All these things will lead to a better experience for your customers and a better experience for you.

A tip of the glass from me to you!

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New Year’s Resolutions

Another year is almost upon us. By next week it will be 2018. Hard to believe but here it’s time again for your New Year’s resolutions. This year make it a little easier on yourself by putting in at least one resolution that you absolutely know that you can accomplish.

One way to accomplish your goals is to give yourself some wiggle room. For instance, instead of saying I am going to completely stop doing something that is an ingrained habit, I plan on doing it less.

Here are a few resolutions that are on my list that you might also want to consider:

Allow 10 Minutes Each Day to Organize

My desk seems to have a mind of its own and, before I know, it the desk is full of miscellaneous pieces of paper. My resolution is to take 10 minutes each day to clean up the papers that are all over my desk from the day before.

Allow yourself the choice of when you are going to clean up your desk. I find it easier to clean up my desk first thing in the morning rather than in the evening. Choosing the time when I will do it makes it easier for me.

Cut Down on Procrastination

There are things that we have to do that we put off for days and then end up doing at the last minute. If my deadline is two weeks away, what I find helpful is to split big tasks into smaller sections.

Allow yourself the time to do one section, shelve the project until the next day then finish section two. I make sure I have a day at the end to double-check my work before the project is considered finished.

Reward Yourself

Allow yourself some small rewards when you accomplish a goal. I love to read so when I have finished something I allow myself to read an article I am interested in. Or I take a five or ten-minute walk. Both these things give me the break I need to put one thing behind me before I move on to the next.

When we are creating our New Year’s resolutions it’s important to take into consideration how likely we are to be able to keep them. Choose resolutions and structure them so you have a good chance of succeeding. This way, by March you can feel proud of what you have accomplished.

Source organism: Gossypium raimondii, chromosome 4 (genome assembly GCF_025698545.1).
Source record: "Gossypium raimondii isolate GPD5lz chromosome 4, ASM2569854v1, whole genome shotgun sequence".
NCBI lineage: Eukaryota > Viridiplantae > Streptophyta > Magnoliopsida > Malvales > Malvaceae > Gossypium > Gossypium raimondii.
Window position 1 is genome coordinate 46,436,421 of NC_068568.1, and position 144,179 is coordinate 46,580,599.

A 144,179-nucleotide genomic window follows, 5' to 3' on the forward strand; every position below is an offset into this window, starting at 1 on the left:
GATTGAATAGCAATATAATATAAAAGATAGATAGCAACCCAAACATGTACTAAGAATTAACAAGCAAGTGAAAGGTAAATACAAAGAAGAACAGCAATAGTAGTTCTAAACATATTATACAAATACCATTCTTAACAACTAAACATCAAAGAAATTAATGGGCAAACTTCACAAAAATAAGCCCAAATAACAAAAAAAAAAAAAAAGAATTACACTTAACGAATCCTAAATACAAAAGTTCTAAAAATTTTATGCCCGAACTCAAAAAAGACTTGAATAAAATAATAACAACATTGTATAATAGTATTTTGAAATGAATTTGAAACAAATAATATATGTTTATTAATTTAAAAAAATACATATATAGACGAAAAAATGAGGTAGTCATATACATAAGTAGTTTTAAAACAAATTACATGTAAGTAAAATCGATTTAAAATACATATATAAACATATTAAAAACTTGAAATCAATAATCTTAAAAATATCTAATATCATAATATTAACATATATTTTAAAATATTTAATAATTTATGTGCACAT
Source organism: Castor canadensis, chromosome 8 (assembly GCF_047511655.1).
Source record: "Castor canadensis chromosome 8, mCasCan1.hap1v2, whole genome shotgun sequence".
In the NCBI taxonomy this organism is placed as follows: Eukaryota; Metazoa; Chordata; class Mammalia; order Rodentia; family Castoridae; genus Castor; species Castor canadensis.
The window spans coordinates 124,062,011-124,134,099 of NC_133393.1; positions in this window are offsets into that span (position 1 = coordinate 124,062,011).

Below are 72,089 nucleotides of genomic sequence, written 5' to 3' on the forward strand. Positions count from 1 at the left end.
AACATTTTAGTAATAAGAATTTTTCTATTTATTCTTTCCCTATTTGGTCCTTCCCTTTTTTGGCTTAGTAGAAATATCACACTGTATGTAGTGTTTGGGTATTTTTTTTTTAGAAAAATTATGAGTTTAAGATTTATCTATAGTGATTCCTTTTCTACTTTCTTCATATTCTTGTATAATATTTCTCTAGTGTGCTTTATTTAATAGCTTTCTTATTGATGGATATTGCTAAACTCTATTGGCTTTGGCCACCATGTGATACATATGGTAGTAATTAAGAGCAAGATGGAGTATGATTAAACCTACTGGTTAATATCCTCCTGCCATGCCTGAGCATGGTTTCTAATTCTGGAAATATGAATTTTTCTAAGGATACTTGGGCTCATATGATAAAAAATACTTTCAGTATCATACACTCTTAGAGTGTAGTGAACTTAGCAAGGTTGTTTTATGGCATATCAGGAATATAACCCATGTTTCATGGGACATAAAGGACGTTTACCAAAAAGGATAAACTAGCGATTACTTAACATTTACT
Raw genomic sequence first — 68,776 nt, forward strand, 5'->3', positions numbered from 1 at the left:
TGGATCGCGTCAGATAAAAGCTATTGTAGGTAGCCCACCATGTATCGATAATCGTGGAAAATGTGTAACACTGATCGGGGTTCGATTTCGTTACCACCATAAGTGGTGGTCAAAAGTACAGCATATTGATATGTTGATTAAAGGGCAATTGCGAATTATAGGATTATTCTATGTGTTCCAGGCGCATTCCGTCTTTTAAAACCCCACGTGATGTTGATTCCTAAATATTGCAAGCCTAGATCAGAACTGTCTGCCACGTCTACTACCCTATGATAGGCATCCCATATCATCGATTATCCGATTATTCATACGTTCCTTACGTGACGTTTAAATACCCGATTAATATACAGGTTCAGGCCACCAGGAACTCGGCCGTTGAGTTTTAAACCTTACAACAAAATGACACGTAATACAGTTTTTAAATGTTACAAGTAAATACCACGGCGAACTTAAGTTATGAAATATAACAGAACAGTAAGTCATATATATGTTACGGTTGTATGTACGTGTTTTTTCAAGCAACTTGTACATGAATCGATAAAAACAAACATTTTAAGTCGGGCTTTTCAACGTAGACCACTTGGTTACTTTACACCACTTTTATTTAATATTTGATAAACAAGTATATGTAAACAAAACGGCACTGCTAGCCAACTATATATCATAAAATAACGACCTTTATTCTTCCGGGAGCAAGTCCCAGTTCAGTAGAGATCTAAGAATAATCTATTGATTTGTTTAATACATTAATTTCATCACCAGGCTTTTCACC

HAPPY NEW YEAR!

A tip of the glass from me to you!

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Creative Content Marketing

These days it is important to business to have new and interesting marketing content, telling customers and potential customers about the products and services they can expect. It’s not always easy to come up with the amount of type of content that consumers are looking for. We can easily get stuck in a rut of doing the same thing. I read many, many emails from wineries presenting their products and in most of the missives I receive there is a sameness to the content.

One of the ways you can make your content different is to have the people who buy your wine and love your brand contribute by creating some of the content for you. Consumers tend to be more interested in hearing what other consumers think about products. According to Bazaar Voice, which specializes in user-generated content marketing, “64% of millennials and 53% of boomers want more options to share their opinions about brands.” Additional studies show that consumers are more likely to believe user-generated content more than other media.

Ask for information and testimonials from your customers and display the information on your website, in emails or through social media. Let potential customers know how your customers feel by using their own words through your marketing avenues.

Sign up for a monitoring service so you know when and where your products, company or key personnel in the company are mentioned. Then respond to the consumers who mentioned you.

Be ready to answer questions or complaints and keep track of all your social media so you know what is being said.